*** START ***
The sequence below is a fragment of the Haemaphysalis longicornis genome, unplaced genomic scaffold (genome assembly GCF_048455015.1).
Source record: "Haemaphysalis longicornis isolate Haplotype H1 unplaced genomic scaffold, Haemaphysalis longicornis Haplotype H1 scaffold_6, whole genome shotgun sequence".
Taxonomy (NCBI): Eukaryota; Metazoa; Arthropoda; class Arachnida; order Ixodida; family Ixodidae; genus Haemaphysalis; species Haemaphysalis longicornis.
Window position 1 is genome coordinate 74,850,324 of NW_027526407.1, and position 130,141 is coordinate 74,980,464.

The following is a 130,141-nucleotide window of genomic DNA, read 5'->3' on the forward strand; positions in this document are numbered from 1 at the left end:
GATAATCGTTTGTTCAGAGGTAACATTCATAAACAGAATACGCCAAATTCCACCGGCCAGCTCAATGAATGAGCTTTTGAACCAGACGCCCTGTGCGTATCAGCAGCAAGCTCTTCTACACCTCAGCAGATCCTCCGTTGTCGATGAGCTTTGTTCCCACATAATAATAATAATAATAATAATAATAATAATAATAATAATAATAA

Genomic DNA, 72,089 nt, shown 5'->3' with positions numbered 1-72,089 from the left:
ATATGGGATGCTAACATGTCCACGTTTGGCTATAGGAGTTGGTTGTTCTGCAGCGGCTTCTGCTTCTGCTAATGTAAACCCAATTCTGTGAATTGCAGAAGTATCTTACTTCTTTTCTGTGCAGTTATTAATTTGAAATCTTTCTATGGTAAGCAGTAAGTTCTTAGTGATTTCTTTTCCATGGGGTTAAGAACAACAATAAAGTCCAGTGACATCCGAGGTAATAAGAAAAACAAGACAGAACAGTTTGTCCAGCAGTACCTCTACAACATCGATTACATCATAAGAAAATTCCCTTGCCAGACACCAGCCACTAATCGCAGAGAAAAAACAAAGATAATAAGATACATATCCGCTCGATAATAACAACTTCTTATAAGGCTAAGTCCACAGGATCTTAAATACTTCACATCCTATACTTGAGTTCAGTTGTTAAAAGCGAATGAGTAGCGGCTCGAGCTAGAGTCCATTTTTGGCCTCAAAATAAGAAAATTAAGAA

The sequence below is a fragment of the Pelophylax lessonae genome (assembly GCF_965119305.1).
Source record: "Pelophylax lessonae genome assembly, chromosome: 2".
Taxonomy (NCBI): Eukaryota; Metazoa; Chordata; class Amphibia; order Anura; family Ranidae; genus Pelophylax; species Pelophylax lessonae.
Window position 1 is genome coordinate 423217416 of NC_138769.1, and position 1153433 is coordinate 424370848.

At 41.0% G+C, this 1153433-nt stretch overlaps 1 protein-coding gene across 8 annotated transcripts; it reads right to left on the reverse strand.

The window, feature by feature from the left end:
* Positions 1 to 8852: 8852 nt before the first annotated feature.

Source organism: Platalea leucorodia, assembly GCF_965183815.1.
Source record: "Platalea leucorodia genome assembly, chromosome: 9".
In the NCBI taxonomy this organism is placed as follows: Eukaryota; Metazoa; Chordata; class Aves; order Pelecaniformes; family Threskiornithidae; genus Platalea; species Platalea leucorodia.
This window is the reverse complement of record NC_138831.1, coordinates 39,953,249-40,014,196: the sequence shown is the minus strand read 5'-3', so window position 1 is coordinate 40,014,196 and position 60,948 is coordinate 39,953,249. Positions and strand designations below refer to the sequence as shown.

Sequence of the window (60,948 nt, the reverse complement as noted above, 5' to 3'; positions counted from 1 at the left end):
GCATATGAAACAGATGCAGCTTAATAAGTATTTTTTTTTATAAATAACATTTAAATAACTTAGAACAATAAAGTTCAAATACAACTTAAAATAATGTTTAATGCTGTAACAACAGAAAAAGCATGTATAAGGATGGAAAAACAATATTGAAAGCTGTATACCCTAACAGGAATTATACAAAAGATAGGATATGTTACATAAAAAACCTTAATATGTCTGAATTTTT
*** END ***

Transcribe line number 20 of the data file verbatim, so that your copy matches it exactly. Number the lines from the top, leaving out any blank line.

Sequence of the window (60,948 nt, the reverse complement as noted above, 5' to 3'; positions counted from 1 at the left end):